Planning for Your Exams

Exams are always a stressful time of year. You go into June knowing full well that potentially 30 or more percentage points rest on those final 2 – 3 hours. Obviously, this is not the best way to evaluate a student’s learning, but a process just the same. The benefit of the exam is that the teacher will most likely use the bigger ideas and concepts on the final exam. Though this does not mean that you can forget half the things you’ve studied, it does mean that you can save some time in certain areas if you know where to look.

When studying for exams, there is a lot to account for. The difficulty, prior knowledge, and generally how well you understand the subject. This article is designed to give you a better idea of how to plan for your exams.

Prioritize Your Time

Most exams are 2 – 3 hours long. This is not very much time to work with. From a teaching perspective, you are forced to jam all your curriculum materials into a 2 hour, testable time frame. Of course, for the student, this is what will work to your advantage.

On a 2 or 3 hour exam, it can only be so long. You need to make sure you spend time where it needs to be spent, not squandering it on items of small importance which will amount to nothing. Put yourself in the teacher’s shoes; what was the main focus during the year? Was there a major theme? For math, what were the main points for each chapter? Identify the most important parts and move on to the next chapter. By the end, you will have compiled a list of topics that are worth studying. Not only will this guide you along your preparation, but will also keep you on task. The most obscure facts are usually the most interesting, but stay focused! What matters are big ticket items, and this is what you should focus on.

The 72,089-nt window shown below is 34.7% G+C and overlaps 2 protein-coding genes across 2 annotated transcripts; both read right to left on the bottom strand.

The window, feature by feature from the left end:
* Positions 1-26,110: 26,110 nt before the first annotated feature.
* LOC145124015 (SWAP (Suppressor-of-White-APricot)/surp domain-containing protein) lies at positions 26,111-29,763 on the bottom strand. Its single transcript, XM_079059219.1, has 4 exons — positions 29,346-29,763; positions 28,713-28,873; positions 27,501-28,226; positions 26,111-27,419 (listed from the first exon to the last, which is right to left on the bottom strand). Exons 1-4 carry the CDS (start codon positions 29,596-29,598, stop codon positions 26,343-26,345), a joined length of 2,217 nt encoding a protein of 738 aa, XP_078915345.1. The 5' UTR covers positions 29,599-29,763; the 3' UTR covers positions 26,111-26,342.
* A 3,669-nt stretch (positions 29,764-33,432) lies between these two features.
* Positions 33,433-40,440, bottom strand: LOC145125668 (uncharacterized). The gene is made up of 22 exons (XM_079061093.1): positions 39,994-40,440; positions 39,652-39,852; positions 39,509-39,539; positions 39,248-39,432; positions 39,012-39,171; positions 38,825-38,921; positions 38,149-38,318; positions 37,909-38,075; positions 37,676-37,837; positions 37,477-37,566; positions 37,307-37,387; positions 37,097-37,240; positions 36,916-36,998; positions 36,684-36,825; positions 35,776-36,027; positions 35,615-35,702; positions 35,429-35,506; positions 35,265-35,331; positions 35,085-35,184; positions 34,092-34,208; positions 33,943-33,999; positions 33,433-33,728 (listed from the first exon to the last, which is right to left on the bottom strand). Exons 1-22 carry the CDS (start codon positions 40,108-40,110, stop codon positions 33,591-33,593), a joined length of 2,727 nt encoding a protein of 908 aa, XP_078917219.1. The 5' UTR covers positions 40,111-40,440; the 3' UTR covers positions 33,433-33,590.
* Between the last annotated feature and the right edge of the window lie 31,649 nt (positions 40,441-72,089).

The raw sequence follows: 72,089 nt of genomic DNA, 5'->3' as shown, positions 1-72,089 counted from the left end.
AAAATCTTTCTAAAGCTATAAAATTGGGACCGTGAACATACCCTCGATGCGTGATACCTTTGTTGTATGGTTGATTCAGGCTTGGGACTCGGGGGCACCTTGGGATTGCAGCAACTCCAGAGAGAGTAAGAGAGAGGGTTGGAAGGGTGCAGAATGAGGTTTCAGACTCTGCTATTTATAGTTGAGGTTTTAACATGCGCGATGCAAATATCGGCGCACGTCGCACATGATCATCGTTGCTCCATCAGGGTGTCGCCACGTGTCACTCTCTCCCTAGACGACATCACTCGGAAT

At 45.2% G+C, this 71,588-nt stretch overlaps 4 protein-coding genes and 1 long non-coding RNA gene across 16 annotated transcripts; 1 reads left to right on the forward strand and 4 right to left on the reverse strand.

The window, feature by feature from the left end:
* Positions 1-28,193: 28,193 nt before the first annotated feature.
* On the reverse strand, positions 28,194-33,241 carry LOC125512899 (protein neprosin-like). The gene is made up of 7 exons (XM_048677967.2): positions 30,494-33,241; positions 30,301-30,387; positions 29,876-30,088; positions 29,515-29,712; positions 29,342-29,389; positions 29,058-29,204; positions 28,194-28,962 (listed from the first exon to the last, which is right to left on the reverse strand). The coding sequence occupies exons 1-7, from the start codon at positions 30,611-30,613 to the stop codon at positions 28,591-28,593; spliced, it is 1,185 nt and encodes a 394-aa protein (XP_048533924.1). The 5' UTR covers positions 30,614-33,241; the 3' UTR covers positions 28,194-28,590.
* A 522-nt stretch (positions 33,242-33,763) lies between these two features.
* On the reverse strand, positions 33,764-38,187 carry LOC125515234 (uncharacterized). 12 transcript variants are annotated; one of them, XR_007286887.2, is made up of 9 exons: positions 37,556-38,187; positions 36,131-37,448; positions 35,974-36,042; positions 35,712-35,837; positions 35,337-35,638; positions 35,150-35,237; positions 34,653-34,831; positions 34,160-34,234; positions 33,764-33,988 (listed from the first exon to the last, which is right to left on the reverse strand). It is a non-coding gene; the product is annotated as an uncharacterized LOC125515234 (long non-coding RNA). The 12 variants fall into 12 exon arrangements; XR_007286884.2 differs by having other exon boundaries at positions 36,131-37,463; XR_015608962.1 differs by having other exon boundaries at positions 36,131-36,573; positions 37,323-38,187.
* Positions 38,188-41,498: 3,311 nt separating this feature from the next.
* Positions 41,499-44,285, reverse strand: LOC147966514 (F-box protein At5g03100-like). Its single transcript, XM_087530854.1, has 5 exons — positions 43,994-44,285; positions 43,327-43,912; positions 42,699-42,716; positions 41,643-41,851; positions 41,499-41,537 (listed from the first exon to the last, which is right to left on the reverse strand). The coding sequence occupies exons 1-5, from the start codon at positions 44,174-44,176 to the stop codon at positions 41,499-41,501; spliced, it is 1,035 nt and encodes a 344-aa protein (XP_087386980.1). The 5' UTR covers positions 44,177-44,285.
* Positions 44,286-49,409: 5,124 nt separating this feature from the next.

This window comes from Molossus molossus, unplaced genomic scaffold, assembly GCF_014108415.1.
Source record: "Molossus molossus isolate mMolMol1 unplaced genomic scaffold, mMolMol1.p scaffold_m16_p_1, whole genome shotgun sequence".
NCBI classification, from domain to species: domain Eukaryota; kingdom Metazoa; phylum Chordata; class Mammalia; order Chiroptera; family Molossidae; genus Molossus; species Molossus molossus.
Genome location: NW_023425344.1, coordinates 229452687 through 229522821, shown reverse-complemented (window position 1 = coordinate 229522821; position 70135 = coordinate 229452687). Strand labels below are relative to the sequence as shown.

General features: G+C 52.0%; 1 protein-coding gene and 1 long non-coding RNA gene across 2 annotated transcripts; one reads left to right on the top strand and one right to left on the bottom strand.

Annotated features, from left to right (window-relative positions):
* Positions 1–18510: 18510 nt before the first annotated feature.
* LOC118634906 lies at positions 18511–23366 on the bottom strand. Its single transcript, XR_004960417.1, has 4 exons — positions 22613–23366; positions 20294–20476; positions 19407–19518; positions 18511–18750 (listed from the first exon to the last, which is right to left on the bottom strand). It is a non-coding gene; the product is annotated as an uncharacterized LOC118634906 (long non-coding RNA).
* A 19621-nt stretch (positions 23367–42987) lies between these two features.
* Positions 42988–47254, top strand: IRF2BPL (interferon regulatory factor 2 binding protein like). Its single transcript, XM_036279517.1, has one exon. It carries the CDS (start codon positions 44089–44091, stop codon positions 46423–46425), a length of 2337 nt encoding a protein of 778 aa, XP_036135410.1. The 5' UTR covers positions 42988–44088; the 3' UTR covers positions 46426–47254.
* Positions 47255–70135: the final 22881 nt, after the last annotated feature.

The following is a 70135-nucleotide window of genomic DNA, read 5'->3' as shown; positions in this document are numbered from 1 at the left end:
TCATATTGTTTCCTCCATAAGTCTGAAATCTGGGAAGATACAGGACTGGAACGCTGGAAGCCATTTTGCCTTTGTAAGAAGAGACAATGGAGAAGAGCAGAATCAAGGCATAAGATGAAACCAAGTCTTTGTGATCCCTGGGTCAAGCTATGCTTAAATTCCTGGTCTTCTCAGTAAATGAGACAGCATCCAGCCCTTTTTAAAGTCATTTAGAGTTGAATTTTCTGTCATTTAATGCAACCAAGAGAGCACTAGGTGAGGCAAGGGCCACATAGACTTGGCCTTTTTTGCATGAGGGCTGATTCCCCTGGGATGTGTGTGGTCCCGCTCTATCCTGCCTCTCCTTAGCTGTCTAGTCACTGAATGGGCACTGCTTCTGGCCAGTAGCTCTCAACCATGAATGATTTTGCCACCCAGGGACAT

Once you have your summarized list of topics, you’re ready to study. Go through the related questions or assignments and see if you can answer them all correctly. Don’t forget that some questions can use the same concept, but have varying structures.

Schedule Yourself

Print out a calendar or lay one out yourself. Using a month view of June, mark down your exam dates and times. Already in your head you should know what subjects you have the most trouble with. Obviously, these will have more time blocked in to study, but don’t neglect your other courses too. Start penciling in your study times and make them as balanced as possible. Spending 10 hours the night before is probably not the best way to study. Split those 10 hours into a week or so, and balance it with your other courses as well.

Keep in mind that once you lay out your schedule, you must follow it! If you said 3 hours of Chemistry studying today, then do it without distraction. Trust that your past self knew what they were talking about (which they probably did) and focus! You need to make sure that your plans are detailed enough to follow if you need that kind of motivation. If it helps, you can put down, “June 15 – 2 hours of English, focus on King Lear characters and quotes.” Having a written record of what you need to do makes you more accountable for your actions. Try to minimize your distractions and grind through those 2 or 3 hours you set yourself. On the same note, don’t go overboard. Studying for massive amounts of time isn’t conducive to learning either.